#9
    At least, I didn't notice at all
     
  10. nicho macrumors 68000

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    Feb 15, 2008
    #10
    to clarify, OP is clearly still talking about her experiences with her 1st gen watch when she's talking about the calibration...
     
  11. matrix07 macrumors 601

    matrix07

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    Jun 24, 2010
  12. Julien, Oct 4, 2016
    Last edited: Oct 4, 2016

    Julien macrumors G3

    Julien

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    #12
    Running pace is relative and there is no 'normal'. Many 'in shape' new runners try to start out at around a 10 minute mile (6mph) or 6:15 minute Kilometers (9.6kph). Also while an individual can improve their running pace with training (increasing fitness level) and technical skills it will still be within the scope of there abilities. In the running world on 'old' 8 minute miles (7.5mph) or 5 minute kilometer (12kph) 'rule' is sometimes cited as the difference between running and jogging.
     
  13. Night Spring macrumors G5

    Night Spring

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    Jul 17, 2008
    #13
    Huh, it never occurred to me that there was a difference between running and jogging. How long would it take to complete a marathon if you jogged the entire way? Could you come in under the time limit? Is there a significant speed difference between jogging and fast walking?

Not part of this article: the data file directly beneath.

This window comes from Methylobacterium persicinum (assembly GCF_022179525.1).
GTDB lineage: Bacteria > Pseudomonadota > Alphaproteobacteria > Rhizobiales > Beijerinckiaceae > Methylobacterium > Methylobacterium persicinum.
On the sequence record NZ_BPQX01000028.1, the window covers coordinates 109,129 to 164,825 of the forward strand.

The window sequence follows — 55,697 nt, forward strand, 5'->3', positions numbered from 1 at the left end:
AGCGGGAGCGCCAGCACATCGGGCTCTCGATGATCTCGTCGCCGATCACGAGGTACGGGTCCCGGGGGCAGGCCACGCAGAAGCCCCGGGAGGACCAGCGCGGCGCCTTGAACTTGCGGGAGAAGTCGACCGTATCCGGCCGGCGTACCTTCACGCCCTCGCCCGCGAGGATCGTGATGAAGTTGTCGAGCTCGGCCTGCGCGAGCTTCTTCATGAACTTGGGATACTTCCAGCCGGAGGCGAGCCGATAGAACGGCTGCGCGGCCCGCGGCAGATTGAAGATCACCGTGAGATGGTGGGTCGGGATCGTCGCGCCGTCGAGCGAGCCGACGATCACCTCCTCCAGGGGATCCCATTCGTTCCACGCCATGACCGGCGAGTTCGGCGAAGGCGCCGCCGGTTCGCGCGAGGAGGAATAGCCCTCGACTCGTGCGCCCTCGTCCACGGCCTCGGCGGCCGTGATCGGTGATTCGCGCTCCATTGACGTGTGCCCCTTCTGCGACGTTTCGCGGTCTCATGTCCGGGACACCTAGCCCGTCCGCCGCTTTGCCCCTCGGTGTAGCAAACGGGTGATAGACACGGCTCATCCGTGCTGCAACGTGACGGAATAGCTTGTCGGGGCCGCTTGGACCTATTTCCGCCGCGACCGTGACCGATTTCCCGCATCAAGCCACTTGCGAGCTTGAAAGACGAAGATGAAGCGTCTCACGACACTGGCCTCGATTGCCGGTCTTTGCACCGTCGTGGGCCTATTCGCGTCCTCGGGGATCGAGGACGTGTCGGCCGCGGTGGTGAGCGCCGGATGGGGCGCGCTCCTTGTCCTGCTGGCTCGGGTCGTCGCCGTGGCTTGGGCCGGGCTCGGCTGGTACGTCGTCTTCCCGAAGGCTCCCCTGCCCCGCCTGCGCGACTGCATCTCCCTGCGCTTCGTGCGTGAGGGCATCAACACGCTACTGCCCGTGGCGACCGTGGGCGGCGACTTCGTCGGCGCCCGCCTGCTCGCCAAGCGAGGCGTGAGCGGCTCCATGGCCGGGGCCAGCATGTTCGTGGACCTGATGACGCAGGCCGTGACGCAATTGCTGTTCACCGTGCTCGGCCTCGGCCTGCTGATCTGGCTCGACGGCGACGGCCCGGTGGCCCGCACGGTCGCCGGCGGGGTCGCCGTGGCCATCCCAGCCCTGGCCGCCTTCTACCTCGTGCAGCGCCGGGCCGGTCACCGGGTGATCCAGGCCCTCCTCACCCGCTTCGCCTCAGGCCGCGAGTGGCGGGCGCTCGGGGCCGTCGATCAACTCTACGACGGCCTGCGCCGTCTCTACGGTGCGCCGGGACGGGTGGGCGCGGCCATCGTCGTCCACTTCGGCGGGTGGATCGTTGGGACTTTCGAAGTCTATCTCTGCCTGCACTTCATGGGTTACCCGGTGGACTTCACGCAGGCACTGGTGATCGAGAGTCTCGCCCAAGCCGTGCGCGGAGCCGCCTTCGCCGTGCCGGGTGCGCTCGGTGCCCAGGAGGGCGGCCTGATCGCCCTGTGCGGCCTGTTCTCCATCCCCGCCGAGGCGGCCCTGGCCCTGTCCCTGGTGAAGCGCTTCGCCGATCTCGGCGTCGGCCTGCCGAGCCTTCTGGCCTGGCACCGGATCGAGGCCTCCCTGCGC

14. nicho macrumors 68000

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    Feb 15, 2008
    #14
    some very simple maths suggests 3 ½ hours or more would be classed as "jogging"
     
  15. Julien, Oct 4, 2016
    Last edited: Oct 4, 2016

    Julien macrumors G3

    Julien

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    #15
    Time is easy to calculate. If running a marathon at an average of 8:30 miles which would be 'technically' a fast jog you would finish in 3:42:42. A 10 minute mile average would be good for 4:22:00

    Also the difference in walking and jogging is not necessarily speed but gate. In walking you MUST maintain ground contact 100% of the time. So an olympic speed walker can 'walk' faster than many people can run or jog. The fastest speed walker is about 6:30 mile which is faster than most people can run.
     
  16. Night Spring macrumors G5

    Night Spring

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    #16
    Thanks. I'm horrible at math and hasn't had enough coffee yet. :p
     
  17. exxxviii macrumors 65816

    exxxviii

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    May 20, 2015
    #17
    Wiki defines "jogging" as a 10 minute pace. For anyone who has run a marathon at an 8:30 pace, that is booking it. It is definitely running.
     
  18. Julien macrumors G3

    Julien

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    #18
  19. Night Spring macrumors G5

    Night Spring

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    Jul 17, 2008
    #19
    Thanks for the info, I thought speed walkers could be fast but didn't realize they could be THAT fast.